As I was going through a bunch of images I hadn't seen in a while for that strange slow shutter post, I came across some in the same bunch that I shot specifcally for illustrating one of the Lighting Field Guides. It struck me as a perfect illustration for a topic that I drop and aside here and there quite often. Perfect opportunity to share just a couple of those thoughts again along with this example that visually demonstrates one of those things.
I have mentioned quite a few times that I have a little bit of a hangup about the variable temperature of little lights - especially speedlights. They are just way way too cool compared to real sunlight for my taste. I don't like it and I especially don't like that they change depending on power output. I also pretty much despise softer shadows that are warmer than harder brighter highlights. It's not an overall white balance thing it's a relationship thing that just looks all wrong to me.
I probably used an image similar to this in the Simulating Sunlight Guide to explain a few things not related to this color temp thing. May look a little different than this one due to the fact that I processed this one in Aperture 3 with a whole lot more finesse than shoot it, import it, done as I did with the guides but it's pretty much the same deal no matter how you slice it. Here is a clear reference point of just how cool an un-gelled speedlight (SB-800) is at around 1/8 - 1/4 power vs even mid-day winter sun. Running the risk of point out the obvious the highlights on the right wall are the real deal sun. The highlights on the left wall are SB-800.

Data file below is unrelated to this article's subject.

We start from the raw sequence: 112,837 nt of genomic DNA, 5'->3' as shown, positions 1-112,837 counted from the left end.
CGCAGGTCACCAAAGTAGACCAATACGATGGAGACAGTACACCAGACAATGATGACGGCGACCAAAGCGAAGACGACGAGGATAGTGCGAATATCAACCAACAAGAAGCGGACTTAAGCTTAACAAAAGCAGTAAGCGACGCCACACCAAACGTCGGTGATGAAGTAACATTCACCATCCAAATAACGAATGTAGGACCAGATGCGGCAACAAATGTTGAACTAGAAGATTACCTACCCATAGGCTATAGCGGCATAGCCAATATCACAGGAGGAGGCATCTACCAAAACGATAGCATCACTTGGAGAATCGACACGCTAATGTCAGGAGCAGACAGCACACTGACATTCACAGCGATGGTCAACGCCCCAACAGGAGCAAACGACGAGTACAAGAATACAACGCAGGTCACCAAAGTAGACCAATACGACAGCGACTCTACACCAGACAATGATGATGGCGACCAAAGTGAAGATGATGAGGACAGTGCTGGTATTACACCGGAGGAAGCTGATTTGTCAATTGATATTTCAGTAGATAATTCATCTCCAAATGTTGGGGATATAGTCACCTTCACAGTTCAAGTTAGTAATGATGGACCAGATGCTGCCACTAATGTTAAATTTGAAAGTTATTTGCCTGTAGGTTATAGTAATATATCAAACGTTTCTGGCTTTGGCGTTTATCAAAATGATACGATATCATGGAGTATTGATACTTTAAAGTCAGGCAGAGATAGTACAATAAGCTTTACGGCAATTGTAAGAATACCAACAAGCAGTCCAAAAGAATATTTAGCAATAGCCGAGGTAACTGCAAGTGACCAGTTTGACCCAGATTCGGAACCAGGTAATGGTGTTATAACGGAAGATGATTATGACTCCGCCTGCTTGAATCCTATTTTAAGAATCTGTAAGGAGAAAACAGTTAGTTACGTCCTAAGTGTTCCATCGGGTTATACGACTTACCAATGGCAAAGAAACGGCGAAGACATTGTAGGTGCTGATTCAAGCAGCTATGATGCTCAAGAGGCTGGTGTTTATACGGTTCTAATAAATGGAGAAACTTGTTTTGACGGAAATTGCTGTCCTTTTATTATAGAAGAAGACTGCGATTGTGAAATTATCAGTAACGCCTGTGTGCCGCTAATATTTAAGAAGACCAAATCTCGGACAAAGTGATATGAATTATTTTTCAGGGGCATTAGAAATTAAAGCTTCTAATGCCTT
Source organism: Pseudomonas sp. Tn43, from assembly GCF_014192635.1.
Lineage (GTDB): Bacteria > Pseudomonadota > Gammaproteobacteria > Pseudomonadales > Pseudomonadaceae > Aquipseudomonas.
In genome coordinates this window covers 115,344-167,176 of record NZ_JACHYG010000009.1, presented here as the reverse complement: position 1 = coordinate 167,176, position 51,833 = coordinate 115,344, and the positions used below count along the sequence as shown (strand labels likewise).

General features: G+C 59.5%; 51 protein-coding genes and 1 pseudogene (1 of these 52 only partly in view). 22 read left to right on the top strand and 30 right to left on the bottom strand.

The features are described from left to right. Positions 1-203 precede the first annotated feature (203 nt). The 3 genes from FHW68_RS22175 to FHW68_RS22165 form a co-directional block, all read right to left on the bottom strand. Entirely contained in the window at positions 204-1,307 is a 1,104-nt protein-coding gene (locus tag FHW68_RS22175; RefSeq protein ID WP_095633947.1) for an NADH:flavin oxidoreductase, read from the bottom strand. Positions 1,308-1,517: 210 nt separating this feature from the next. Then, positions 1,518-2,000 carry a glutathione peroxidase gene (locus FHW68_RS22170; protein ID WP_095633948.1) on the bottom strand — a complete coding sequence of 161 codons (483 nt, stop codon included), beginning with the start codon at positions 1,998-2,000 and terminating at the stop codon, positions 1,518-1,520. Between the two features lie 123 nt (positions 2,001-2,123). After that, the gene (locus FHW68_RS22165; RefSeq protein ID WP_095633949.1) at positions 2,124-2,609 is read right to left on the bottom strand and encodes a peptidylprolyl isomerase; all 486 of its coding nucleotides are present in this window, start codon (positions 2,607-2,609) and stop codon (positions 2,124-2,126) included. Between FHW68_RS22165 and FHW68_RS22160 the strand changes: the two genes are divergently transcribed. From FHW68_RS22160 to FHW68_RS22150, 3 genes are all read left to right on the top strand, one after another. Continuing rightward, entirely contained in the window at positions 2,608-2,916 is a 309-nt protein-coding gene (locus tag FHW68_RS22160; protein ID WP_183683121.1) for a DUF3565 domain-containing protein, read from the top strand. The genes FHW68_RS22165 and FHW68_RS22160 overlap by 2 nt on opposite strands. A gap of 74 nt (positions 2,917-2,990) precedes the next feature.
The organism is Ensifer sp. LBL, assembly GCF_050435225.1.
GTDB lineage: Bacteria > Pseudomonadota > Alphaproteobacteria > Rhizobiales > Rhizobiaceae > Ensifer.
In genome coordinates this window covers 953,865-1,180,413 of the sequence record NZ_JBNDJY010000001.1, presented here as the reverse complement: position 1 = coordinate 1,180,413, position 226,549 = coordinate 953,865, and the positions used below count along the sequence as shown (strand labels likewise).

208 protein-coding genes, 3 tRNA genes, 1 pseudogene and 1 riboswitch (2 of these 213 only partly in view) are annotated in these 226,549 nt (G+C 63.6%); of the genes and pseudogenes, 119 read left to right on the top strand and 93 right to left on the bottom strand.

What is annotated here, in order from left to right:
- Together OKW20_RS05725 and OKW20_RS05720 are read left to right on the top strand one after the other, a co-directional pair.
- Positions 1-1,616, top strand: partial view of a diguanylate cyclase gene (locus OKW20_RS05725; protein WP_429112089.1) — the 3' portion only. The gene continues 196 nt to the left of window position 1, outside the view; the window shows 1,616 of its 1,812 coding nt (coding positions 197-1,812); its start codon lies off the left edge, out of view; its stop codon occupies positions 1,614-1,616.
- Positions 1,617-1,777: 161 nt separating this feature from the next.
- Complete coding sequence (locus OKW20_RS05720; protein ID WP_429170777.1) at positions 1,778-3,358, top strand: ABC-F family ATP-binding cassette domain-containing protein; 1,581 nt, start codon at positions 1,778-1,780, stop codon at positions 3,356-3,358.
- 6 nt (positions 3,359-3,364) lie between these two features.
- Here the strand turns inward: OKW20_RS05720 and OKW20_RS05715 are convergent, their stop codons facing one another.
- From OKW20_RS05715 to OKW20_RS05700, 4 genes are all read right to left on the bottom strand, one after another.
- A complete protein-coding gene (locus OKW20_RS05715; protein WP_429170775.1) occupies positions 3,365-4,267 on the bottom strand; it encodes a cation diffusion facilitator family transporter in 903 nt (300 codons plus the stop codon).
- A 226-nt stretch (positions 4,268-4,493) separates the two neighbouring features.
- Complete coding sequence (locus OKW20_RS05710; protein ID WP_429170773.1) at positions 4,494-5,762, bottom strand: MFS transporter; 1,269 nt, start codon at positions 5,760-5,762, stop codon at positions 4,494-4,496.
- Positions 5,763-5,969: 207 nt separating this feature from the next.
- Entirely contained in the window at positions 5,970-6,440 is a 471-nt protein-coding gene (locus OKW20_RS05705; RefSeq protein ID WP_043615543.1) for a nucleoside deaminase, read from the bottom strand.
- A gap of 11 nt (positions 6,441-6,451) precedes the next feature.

Assuming you are looking at the image on a monitor where you can actually see the difference in color temperature also take note of the secondary color difference between the two. One is more magenta(speedlight) and the other is more green(sun) relatively speaking. Another way to say more green when you are talking warmer is more yellow.
This is specifically why I happen to like CTS gels in general as compared to the more "normal" CTO series gels. Most likely that's because I prefer light that feels like early light which to me looks a bit more yellow. Later light seems more orange to me. Here is something that I want to be very very specific about. None of this matters a hoot if everything is lit with the same exact color temperature as there is no difference between shadow or highlight in terms of relative color. It makes a huge difference with mixed sources. If you put CTO and CTS gels next to each other most people would probably not even see the difference.
It's when you are mixing light sources and neutralize to one that you see the difference. Hence if shadows and highlights are lit via the same color temp doesn't matter which one you use. It's a nit in terms of overall color correction. However when you mix strobe with say ambient the difference between CTS gels and CTO gels assuming that ambient is balanced the exact same between two photographs will be apparent.
About the only time I do not gel speedlights (as well as big lights to various degrees) is for demonstration images and such. If I am trying to make those flashes look natural I always gel them to some degree especially speelights they are typically at least 1000 points too cool in most circumstances. I never ever never shoot speedlights without gels in mixed lighting if I am shooting for real.
Hope this clears up the whole "color temp inversion" personal hang-up thing I drop here and there.